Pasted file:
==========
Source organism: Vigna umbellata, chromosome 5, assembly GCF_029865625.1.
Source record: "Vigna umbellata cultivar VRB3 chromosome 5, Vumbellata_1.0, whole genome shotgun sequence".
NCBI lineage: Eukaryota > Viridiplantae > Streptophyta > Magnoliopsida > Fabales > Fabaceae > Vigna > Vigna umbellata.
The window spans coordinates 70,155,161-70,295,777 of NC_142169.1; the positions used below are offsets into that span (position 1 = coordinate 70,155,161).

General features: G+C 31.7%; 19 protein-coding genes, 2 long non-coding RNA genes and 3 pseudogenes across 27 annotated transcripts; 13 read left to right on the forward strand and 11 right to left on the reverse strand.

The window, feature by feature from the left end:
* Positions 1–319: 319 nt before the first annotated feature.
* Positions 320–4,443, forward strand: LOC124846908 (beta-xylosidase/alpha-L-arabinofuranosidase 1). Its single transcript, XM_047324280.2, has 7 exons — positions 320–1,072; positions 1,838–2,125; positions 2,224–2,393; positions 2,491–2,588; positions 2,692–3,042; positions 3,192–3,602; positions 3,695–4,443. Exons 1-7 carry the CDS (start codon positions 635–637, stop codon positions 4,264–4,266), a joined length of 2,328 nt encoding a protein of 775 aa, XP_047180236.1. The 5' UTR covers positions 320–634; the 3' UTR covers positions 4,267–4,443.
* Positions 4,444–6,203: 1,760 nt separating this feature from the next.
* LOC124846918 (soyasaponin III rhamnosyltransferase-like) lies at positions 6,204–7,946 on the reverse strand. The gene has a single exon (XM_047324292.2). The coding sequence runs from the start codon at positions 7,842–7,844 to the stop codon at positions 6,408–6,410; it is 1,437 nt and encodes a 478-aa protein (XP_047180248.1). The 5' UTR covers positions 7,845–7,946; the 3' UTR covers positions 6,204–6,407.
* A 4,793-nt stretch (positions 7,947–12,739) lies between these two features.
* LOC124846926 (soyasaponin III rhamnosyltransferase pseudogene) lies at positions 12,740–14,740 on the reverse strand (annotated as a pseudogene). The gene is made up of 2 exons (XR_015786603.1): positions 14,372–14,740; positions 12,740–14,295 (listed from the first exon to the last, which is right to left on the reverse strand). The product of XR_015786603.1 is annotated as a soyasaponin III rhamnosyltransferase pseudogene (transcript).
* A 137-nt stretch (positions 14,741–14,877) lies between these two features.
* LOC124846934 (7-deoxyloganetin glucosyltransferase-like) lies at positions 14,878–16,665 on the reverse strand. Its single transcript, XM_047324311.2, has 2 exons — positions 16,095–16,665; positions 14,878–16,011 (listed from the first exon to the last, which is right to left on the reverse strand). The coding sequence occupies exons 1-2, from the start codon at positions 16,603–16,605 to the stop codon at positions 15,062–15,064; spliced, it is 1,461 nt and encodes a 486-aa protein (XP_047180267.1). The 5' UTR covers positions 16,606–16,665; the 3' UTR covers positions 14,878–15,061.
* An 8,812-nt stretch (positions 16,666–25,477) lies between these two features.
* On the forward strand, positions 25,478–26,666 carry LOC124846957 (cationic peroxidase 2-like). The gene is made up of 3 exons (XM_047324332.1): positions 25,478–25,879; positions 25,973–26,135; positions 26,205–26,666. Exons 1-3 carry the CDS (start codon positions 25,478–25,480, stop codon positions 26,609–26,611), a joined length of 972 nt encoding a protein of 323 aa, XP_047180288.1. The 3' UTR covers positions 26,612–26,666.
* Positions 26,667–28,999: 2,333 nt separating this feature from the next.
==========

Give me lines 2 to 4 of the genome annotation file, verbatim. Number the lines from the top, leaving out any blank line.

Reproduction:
Source record: "Vigna umbellata cultivar VRB3 chromosome 5, Vumbellata_1.0, whole genome shotgun sequence".
NCBI lineage: Eukaryota > Viridiplantae > Streptophyta > Magnoliopsida > Fabales > Fabaceae > Vigna > Vigna umbellata.
The window spans coordinates 70,155,161-70,295,777 of NC_142169.1; the positions used below are offsets into that span (position 1 = coordinate 70,155,161).